DEBATE: Does the UK economy need a third runway at Heathrow?
Does the UK economy need a third runway at Heathrow?
James Ramsbotham, chief executive of the North East England Chamber of Commerce, says YES.
The cabinet backed Heathrow’s North West runway plan for the same reason the independent Airports Commission recommended it in 2016: Heathrow is the UK’s only hub airport.
The Commission came to that conclusion after four years of rigorous analysis, and after reviewing over 50 alternatives to the Heathrow scheme.
North-east businesses need access to an expanded Heathrow which, as a global gateway, can support our national aviation network and provide flights no other airport can. Heathrow flies to over 130 international markets, enabling exporters of all sizes from Newcastle to Newquay to trade with the world, and brings in foreign investment to every corner of the country.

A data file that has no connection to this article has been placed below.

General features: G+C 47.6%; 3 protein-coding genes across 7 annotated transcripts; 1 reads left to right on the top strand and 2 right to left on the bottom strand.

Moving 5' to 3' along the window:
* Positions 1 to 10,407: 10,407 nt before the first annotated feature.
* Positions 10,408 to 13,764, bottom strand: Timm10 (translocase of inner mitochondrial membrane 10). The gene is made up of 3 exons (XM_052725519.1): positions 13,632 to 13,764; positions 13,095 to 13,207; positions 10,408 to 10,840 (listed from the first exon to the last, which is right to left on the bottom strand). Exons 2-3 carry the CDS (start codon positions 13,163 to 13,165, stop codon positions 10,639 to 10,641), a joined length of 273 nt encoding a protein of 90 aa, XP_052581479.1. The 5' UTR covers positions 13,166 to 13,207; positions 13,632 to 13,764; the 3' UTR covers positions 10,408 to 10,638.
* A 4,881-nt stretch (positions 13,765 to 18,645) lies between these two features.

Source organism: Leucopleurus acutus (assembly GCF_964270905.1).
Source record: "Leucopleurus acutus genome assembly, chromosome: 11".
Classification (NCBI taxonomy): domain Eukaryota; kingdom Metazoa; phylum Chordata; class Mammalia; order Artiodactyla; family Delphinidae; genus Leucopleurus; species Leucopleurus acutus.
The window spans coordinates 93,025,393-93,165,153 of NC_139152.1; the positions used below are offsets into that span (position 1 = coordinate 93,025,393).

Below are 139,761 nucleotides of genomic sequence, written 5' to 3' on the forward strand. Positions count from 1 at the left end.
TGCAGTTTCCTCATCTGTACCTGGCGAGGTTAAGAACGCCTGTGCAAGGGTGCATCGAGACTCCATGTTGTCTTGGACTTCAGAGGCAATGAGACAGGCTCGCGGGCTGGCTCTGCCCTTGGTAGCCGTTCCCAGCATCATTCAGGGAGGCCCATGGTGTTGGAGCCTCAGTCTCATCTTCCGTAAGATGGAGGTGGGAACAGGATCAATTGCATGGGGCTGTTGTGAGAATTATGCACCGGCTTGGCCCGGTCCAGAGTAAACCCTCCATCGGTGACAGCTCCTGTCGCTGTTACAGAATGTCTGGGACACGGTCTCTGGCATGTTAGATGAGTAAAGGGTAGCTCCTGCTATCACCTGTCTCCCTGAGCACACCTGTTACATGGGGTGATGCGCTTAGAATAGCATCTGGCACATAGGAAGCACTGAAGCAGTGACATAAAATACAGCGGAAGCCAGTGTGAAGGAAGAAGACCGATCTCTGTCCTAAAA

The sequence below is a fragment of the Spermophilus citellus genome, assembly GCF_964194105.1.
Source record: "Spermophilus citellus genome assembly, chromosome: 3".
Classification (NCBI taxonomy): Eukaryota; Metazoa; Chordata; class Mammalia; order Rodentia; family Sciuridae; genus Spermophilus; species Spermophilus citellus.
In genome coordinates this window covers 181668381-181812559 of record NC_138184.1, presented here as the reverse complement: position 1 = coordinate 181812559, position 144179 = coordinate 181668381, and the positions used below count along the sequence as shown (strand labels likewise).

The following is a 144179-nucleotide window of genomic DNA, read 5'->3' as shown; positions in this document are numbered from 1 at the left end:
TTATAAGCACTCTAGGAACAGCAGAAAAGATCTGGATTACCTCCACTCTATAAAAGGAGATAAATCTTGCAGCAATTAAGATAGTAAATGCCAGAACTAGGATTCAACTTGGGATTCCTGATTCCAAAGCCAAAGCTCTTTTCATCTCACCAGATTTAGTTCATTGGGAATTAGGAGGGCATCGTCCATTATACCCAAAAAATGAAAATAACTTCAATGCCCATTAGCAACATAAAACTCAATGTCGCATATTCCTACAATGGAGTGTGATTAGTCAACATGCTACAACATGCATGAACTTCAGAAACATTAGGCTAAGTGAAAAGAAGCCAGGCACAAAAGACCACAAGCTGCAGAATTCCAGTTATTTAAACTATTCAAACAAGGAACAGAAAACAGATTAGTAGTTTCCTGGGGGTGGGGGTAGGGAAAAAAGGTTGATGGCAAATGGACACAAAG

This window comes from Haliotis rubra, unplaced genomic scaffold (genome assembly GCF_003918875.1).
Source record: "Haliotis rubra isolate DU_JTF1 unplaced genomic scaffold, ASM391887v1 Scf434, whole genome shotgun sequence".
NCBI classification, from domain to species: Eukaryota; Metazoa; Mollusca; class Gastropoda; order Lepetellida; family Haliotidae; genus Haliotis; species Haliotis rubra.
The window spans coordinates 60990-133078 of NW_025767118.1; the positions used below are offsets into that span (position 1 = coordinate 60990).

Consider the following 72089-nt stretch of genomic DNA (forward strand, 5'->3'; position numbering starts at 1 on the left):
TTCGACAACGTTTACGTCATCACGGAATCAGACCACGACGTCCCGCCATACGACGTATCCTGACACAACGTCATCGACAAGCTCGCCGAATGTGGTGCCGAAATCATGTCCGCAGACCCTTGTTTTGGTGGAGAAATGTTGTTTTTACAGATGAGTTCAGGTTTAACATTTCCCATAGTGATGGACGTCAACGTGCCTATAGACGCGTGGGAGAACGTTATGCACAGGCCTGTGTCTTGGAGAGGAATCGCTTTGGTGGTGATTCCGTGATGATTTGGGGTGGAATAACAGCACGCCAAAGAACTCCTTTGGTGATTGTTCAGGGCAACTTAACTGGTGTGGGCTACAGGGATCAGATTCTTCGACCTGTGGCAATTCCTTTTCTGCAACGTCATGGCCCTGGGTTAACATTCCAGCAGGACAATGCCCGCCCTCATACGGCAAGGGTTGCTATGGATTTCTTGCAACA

But it is desperately full. Key trading routes are at capacity, while competitors in Europe and the Middle East are expanding their hubs to win new routes to emerging markets. Britain will fall further behind if Heathrow does not expand.
It is simply irresponsible to suggest that expansion is bad for global Britain. Britain’s economy needs Heathrow expansion now.
Justine Greening, Conservative MP for Putney, says NO.
Britain is an island without an airports strategy. Successive governments have failed to confront this simple fact.
Our hub airport, Heathrow, is in a densely built-up area, so it’s polluting to people nearby and expensive to expand. That will put even more pressure on the viability of domestic routes, including to the north and Scotland. Regional international flights are projected to fall as a result of Heathrow expansion.
Instead, first, get on with south-east capacity by expanding cheaper Gatwick. Second, have a proper UK-wide airports strategy to help our regional airports grow, not shrink, providing capacity and connectivity on the doorstep for people.
The first direct, non-stop flight from Sydney to London shows that the future is point-to-point. Passengers prefer the convenience and lower cost of flying direct.
The Heathrow third runway proposal is a twentieth century hub proposal in a twenty-first century point-to-point world; a London-centric approach when we need a UK-wide vision. It’s time to get a long-term strategy.